Illustrative applications of the Formal Systems Model
Many studies have been carried out that have used the Formal Systems Model. Recurring themes emerge from these studies such as:
- Deficiencies in the structure of the system, such as a lack of a performance-measuring subsystem or a control/decision-making subsystem.
- No clear statements of purpose supplied in a comprehensible form to the system from the wider system.
- Deficiencies in the performance of one or more subsystems – for example the performance-measuring subsystem may not have performed its task adequately.
- Lack of an effective means of communication between the various subsystems.
- Inadequate design of one or more subsystems.
- Not enough consideration given to the influence of the environment, and insufficient resources to cope with those environmental disturbances that were foreseen.
- Imbalances in resource allocation that lead to quality problems or to cost or output quantity problems or delays.
For example, research looking at the difficulties experienced by a Crime and Disorder Reduction Partnership (Ellis, Fortune and Peters, 2007) found the following:
No performance management sub-system could be identified in the Partnership System. Any performance management that was carried out was undertaken by the constituent members of the partnership in an ad hoc way. Several members felt that when performance data were presented to the partnership as a whole, insufficient time was allowed to discuss the data and often no serious attempt was made to make sense of them in relation to external expectations or targets that had been set. However, this perception was not universally held; some of the longer standing members of the partnership who belonged to those agencies with perceived high influence (mainly the police and local council) were relatively satisfied with current processes.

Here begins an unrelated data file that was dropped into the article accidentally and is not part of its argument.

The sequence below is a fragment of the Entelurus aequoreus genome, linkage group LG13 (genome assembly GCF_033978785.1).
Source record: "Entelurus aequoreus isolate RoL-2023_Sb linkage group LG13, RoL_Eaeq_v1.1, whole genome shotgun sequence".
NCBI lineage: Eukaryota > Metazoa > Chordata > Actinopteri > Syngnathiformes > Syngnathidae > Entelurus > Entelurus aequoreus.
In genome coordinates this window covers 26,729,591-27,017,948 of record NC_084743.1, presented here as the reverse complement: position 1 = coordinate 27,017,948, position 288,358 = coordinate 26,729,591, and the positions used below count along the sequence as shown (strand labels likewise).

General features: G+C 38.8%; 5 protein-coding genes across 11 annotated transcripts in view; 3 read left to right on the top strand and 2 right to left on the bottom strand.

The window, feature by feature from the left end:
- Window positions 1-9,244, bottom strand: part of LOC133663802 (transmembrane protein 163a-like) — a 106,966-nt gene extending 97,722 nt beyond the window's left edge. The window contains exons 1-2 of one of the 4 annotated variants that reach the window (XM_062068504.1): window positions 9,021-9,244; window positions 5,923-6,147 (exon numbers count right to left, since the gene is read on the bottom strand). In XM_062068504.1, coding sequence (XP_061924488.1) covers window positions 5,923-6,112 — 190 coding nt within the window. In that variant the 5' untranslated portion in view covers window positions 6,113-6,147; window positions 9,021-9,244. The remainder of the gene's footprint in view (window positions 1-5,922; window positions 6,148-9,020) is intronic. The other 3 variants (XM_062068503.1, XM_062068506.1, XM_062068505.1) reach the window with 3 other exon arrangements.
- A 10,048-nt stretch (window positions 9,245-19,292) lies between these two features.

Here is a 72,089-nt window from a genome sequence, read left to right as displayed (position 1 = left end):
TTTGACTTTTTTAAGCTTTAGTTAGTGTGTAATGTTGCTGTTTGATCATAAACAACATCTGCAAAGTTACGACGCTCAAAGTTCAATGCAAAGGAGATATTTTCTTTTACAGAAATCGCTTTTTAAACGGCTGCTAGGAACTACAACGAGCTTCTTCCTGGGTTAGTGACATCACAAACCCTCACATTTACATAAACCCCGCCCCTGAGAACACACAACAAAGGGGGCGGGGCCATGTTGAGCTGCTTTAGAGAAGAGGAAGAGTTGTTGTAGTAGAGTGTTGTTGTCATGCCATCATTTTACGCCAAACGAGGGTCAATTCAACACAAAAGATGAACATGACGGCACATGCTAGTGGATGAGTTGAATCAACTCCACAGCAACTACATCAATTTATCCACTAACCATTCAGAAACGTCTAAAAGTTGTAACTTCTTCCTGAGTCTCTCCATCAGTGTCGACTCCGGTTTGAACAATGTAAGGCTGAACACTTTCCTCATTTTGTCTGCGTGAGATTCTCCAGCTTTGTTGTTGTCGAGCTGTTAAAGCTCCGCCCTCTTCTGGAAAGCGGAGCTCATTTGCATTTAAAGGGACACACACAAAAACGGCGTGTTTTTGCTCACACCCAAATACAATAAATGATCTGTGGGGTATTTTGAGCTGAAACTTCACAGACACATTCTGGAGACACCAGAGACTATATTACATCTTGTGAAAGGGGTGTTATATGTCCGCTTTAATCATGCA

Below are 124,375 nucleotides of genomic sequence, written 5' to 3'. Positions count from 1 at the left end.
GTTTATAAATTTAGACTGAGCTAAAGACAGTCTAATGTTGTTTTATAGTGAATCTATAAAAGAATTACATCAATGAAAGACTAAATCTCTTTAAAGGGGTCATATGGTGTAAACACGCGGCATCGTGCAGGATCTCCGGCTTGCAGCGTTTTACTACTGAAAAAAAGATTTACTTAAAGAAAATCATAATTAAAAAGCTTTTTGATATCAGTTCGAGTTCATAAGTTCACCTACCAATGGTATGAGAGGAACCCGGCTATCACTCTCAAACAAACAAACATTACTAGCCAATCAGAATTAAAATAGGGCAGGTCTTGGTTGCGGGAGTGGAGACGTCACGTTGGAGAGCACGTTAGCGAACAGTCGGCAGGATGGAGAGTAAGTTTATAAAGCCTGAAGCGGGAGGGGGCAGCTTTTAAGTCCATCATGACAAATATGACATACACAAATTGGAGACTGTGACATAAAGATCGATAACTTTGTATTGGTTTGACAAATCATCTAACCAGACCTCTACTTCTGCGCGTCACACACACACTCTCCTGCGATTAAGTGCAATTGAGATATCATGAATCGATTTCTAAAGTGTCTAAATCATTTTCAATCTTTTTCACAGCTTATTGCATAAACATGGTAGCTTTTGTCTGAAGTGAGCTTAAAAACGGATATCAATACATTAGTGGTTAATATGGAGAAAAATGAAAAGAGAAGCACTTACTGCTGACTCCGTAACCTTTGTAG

Accountability links were partial and unclear. Some of the sub-groups responsible for delivery of the action plan (mostly those that had joined the partnership after the initial structure had been agreed) were linked directly to the Partnership Board (wider system) and so information about activities and their levels of performance was not brought to the Implementation Group (decision-making sub-system).
There were mismatches between the FSM and the situation where resource provision was concerned. While responsibility for delivery was delegated to the Implementation Group, the level of delegated authority over resources and decision-making powers was unclear. This in turn made it difficult for the Implementation Group to clarify its own expectations of the sub-groups responsible for delivery, especially in the case of those that reported directly to the Partnership Board.
In a completely different area, a study of the construction of the Gateshead Millennium Bridge (White and Fortune, 2012) found that the problems that were outlined above were caused by unforeseen environmental influences and the failure to appreciate the viewpoints of those directly and indirectly affected by the project.
(Downloads available below)
Ellis, E. Fortune, J. and Peters, G. (2007) ‘Partnership problems: analysis and re-design’, Crime Prevention and Community Safety, 9, 34-51.
White, D. and Fortune, J. (2012) ‘Using systems thinking to evaluate a major project – the case of the Gateshead Millennium Bridge’, Engineering, Construction and Architectural Management, 19.2, 205-228.
It can be noted that the following diagram on double-loop learning is relevant to the discussion. The first loop involves learning while second involves questioning the underlying assumptions.